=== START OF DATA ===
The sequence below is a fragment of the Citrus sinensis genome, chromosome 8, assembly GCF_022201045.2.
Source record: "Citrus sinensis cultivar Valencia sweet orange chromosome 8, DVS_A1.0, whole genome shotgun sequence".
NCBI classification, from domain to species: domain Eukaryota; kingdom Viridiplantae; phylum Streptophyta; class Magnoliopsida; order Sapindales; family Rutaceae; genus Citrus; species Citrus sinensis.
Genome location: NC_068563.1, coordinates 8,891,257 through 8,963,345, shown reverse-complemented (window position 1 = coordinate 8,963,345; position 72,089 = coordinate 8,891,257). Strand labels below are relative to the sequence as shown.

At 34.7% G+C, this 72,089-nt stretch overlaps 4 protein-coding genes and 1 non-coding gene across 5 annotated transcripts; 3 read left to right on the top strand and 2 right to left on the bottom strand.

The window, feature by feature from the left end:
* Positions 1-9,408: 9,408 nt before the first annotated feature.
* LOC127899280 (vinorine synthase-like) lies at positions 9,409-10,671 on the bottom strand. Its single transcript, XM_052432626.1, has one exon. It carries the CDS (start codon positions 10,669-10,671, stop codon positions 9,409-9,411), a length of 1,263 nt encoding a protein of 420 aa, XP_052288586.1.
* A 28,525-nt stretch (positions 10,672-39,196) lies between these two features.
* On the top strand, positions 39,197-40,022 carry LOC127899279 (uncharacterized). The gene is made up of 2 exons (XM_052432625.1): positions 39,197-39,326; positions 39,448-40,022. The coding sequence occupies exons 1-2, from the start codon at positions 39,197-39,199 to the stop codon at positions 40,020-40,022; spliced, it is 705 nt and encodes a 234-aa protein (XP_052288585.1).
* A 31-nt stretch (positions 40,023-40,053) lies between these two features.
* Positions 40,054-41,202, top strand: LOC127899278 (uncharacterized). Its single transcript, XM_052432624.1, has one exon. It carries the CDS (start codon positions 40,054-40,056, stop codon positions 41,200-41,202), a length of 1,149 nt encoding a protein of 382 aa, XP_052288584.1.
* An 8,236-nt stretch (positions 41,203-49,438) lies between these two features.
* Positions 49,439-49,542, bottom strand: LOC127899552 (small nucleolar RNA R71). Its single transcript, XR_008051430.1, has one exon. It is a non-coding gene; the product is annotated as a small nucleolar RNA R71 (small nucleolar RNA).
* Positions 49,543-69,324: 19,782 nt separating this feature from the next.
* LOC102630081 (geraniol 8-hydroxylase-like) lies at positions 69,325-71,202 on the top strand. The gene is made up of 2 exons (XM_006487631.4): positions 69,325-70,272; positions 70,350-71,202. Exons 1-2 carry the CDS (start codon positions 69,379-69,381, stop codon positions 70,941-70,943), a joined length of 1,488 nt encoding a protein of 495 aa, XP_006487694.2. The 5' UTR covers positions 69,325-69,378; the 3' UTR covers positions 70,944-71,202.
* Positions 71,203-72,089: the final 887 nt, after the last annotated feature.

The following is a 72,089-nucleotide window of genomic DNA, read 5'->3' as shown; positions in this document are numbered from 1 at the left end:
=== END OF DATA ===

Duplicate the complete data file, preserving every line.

The sequence below is a fragment of the Citrus sinensis genome, chromosome 8, assembly GCF_022201045.2.
Source record: "Citrus sinensis cultivar Valencia sweet orange chromosome 8, DVS_A1.0, whole genome shotgun sequence".
NCBI classification, from domain to species: domain Eukaryota; kingdom Viridiplantae; phylum Streptophyta; class Magnoliopsida; order Sapindales; family Rutaceae; genus Citrus; species Citrus sinensis.
Genome location: NC_068563.1, coordinates 8,891,257 through 8,963,345, shown reverse-complemented (window position 1 = coordinate 8,963,345; position 72,089 = coordinate 8,891,257). Strand labels below are relative to the sequence as shown.

At 34.7% G+C, this 72,089-nt stretch overlaps 4 protein-coding genes and 1 non-coding gene across 5 annotated transcripts; 3 read left to right on the top strand and 2 right to left on the bottom strand.

The window, feature by feature from the left end:
* Positions 1-9,408: 9,408 nt before the first annotated feature.
* LOC127899280 (vinorine synthase-like) lies at positions 9,409-10,671 on the bottom strand. Its single transcript, XM_052432626.1, has one exon. It carries the CDS (start codon positions 10,669-10,671, stop codon positions 9,409-9,411), a length of 1,263 nt encoding a protein of 420 aa, XP_052288586.1.
* A 28,525-nt stretch (positions 10,672-39,196) lies between these two features.
* On the top strand, positions 39,197-40,022 carry LOC127899279 (uncharacterized). The gene is made up of 2 exons (XM_052432625.1): positions 39,197-39,326; positions 39,448-40,022. The coding sequence occupies exons 1-2, from the start codon at positions 39,197-39,199 to the stop codon at positions 40,020-40,022; spliced, it is 705 nt and encodes a 234-aa protein (XP_052288585.1).
* A 31-nt stretch (positions 40,023-40,053) lies between these two features.
* Positions 40,054-41,202, top strand: LOC127899278 (uncharacterized). Its single transcript, XM_052432624.1, has one exon. It carries the CDS (start codon positions 40,054-40,056, stop codon positions 41,200-41,202), a length of 1,149 nt encoding a protein of 382 aa, XP_052288584.1.
* An 8,236-nt stretch (positions 41,203-49,438) lies between these two features.
* Positions 49,439-49,542, bottom strand: LOC127899552 (small nucleolar RNA R71). Its single transcript, XR_008051430.1, has one exon. It is a non-coding gene; the product is annotated as a small nucleolar RNA R71 (small nucleolar RNA).
* Positions 49,543-69,324: 19,782 nt separating this feature from the next.
* LOC102630081 (geraniol 8-hydroxylase-like) lies at positions 69,325-71,202 on the top strand. The gene is made up of 2 exons (XM_006487631.4): positions 69,325-70,272; positions 70,350-71,202. Exons 1-2 carry the CDS (start codon positions 69,379-69,381, stop codon positions 70,941-70,943), a joined length of 1,488 nt encoding a protein of 495 aa, XP_006487694.2. The 5' UTR covers positions 69,325-69,378; the 3' UTR covers positions 70,944-71,202.
* Positions 71,203-72,089: the final 887 nt, after the last annotated feature.

The following is a 72,089-nucleotide window of genomic DNA, read 5'->3' as shown; positions in this document are numbered from 1 at the left end: